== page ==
Like director Peter Jackson, Rhys Darby's future career was partly defined by formative viewings of Monty Python. For Darby the show was "the ultimate".

After leaving school in Auckland, Darby spent three years in the NZ Army, then left to study art at Canterbury University and perform comedy with friend Grant Lobban.

Darby returned to Auckland and began developing his own stand-up routine, which involved heavy use of slapstick and self-generated sound effects. Later he performed on a number of episodes of TV's Pulp Comedy, including this one.

He first bonded with comedians Jemaine Clement and Bret McKenzie while performing at the 2002 Edinburgh Fringe Festival. They were the only Kiwi acts performing, and Darby helped hand out fliers for The Flight of the Conchords show, while McKenzie handled lighting duties during Darby's. When Clement and McKenzie's music-based act won their own BBC Radio series, Darby was asked to play a semi-improvised role as the band's manager.

By 2004 the fictional musical duo were attracting overtures from American TV networks. When cable channel HBO signed them to make a series, thoughts that the role of band's manager would be more realistically played on-screen by an older actor were swiftly cast aside. Said Darby: "... we found right from the radio series that we connected and improvised really well as a threesome. So it was a sort of no-brainer for me to come in and play the same part on the television side of things."

Darby has described band manager/deputy NZ cultural attache Murray Hewitt as: "highly strung and incompetent, but he's got a big heart". The success of the Flight of the Conchords series — and Darby's performance — had unexpected after effects. Some Americans began turning up at Halloween parties dressed as Murray, while others complimented the cast on their supposedly fictional accents and nationality.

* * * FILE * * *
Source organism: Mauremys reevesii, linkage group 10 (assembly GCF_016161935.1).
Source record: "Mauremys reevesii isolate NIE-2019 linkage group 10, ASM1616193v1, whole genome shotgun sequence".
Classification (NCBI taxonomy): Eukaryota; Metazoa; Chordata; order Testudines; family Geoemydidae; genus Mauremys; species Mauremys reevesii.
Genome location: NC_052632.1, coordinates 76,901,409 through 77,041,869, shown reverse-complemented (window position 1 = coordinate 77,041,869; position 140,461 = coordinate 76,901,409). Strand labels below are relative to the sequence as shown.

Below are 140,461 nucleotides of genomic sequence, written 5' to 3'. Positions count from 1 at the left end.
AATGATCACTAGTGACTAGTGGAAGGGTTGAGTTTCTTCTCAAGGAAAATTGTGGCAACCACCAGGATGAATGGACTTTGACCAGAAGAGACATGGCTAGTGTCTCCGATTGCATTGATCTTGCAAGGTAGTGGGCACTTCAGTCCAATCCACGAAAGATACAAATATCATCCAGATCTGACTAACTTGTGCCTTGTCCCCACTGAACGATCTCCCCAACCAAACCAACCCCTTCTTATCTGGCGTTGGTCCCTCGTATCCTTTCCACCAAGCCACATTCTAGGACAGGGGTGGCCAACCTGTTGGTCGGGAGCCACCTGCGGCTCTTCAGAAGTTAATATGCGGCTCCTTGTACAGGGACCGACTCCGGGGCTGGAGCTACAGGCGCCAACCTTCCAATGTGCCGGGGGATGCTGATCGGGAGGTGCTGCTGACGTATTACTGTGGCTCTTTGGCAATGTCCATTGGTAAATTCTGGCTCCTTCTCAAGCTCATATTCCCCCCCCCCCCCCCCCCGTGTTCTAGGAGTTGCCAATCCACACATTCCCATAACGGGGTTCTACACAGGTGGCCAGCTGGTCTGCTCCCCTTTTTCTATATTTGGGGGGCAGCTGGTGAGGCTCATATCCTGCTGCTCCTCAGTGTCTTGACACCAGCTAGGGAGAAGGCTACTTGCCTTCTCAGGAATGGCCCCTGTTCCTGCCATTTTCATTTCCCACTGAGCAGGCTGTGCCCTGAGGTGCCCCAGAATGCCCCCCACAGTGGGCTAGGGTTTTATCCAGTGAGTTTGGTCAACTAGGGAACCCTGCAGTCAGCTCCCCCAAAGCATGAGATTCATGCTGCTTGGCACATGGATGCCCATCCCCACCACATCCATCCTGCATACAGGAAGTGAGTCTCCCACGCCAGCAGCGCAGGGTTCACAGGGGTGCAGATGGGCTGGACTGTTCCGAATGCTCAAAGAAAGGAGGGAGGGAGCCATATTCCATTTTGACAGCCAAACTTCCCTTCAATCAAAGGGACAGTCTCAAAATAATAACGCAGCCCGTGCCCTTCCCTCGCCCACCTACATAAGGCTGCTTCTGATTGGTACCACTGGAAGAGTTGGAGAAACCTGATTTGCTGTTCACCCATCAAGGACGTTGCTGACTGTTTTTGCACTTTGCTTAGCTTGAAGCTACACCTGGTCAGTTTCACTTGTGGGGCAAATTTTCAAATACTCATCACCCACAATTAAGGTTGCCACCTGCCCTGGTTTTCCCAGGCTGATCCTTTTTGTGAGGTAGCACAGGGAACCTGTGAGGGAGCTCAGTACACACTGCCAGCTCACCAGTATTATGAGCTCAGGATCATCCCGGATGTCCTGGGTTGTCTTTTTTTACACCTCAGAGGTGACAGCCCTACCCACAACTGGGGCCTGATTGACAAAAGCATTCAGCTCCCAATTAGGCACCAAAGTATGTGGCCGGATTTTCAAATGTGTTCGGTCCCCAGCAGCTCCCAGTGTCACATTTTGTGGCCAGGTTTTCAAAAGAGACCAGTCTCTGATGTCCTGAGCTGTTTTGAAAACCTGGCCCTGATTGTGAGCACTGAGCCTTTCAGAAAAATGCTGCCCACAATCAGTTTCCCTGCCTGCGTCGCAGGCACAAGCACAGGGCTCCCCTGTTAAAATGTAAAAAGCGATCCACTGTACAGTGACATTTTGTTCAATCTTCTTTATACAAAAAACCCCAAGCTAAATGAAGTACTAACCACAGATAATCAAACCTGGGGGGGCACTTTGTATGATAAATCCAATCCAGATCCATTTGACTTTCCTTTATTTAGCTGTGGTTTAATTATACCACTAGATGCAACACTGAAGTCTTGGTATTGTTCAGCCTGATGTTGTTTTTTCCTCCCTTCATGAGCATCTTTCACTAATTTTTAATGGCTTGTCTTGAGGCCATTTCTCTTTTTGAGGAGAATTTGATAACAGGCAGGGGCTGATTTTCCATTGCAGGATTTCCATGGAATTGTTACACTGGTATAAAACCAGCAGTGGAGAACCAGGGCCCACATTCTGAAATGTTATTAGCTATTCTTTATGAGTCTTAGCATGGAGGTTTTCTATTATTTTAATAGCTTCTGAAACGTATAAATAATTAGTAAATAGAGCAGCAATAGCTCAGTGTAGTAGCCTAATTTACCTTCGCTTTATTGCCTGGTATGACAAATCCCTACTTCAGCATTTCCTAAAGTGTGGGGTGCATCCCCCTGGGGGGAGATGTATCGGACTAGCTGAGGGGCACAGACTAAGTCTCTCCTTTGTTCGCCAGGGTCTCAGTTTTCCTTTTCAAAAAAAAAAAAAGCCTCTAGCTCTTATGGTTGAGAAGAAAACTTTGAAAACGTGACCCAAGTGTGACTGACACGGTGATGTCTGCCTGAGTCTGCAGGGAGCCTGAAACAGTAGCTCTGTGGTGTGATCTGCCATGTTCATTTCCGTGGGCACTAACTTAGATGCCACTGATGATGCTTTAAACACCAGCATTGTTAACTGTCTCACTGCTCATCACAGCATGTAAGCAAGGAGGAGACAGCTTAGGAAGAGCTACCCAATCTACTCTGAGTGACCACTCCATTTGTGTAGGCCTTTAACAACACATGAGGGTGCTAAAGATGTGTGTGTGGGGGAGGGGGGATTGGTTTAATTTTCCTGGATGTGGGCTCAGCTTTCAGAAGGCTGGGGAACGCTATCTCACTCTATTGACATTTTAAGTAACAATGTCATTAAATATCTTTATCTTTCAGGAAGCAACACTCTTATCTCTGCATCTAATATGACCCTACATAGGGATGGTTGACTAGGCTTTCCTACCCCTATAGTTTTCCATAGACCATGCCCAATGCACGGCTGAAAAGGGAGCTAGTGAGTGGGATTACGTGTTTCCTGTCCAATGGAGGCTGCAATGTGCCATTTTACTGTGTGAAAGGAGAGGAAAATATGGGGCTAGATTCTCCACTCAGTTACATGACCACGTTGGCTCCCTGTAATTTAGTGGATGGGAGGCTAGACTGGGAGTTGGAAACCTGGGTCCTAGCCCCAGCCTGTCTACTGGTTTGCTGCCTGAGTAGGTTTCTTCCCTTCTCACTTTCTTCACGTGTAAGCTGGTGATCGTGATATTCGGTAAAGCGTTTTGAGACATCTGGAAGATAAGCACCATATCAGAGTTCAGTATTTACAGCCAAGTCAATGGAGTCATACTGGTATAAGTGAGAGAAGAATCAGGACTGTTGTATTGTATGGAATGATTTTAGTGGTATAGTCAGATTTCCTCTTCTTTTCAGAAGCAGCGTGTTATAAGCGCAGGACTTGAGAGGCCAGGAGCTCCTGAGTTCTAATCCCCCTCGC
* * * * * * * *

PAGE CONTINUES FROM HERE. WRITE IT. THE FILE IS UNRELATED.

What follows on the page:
Next, Darby was asked to act alongside his idol Jim Carrey. He played a nerdish variation on his Conchords character in Carrey's 2008 comedy Yes Man.

Travel was in the air. In the same period Darby released a DVD documenting a stand-up gig in Los Angeles, encountered a silverback gorilla while visiting Rwanda for this episode of Intrepid Journeys, and headed to England to play one of a group of 60s radio DJs on The Boat that Rocked (or Pirate Radio, as it was later retitled in America).

Back in New Zealand, he hosted pop culture compilation show Rocked the Nation 2, and cameoed as star Terence Ben'et in an episode of The Jaquie Brown Diaries (series two, episode three). Darby joined his Conchords cohorts with a small role in feature-length ghost story Diagnosis: Death. He also co-wrote and added his voice talents to animated short Fot: The Next Big Thing.

The second series of Flight of the Conchords allowed Darby's character to venture from behind the desk of the New Zealand Embassy and out into the Big Apple: the occasional running scene, plus a song or two of his own.

Darby's Kiwi work also includes appearances in hit movie comedy What We Do in the Shadows, sketch show Radiradirah and this one on current affairs panel series 7 Days.

In March 2010 filming began for Darby's first starring role. Released the following February, feature romance Love Birds saw Darby headlining as Doug, a down on his luck nice guy who finds new hope thanks to an injured paradise shelduck, and a lovable animal specialist (Brit actor Sally Hawkins, from Happy-Go-Lucky). The film reunited the creative team behind break-out local hit Second-Hand Wedding: director Paul Murphy and co-writer Nick Ward.

Darby went on to create and star in comedy series Short Poppies. The faux-reality show saw real-life reporter David Farrier (Tickled) encountering eight 'ordinary' New Zealanders, from a UFologist to a solo mother. All were played by Darby. The show's guests include Sam Neill, adventurer Bear Grylls and Office co-creator Stephen Merchant.

In 2016 Darby cameoed as Psycho Sam in Taika Waititi record-breaker Hunt for the Wilderpeople, and won praise after guest starring on the reboot of The X-Files, as a cellphone salesman with a monstrous secret. He also got to play a New Zealander on American comedy series Wrecked, as one of a group of survivors who crash on a remote island. 

Sources include
Rhys Darby website. Accessed 8 February 2017
Mark Seman, 'Let's get "Wrecked" with new TBS comedy' The Laugh Button website. Loaded 29 April 2016. Accessed 8 February 2017
Grant Smithies, 'Flight of the Conchords' Rhys Darby' (Interview) - The Sunday Star-Times, 1 January 2009
'Short Poppies' TVNZ website. Accessed 8 February 2017
Unknown writer, ''Brilliant' Rhys Darby gets rave X-Files reviews'Spy NZ Herald website. Loaded 3 February 2016. Accessed 8 February 2017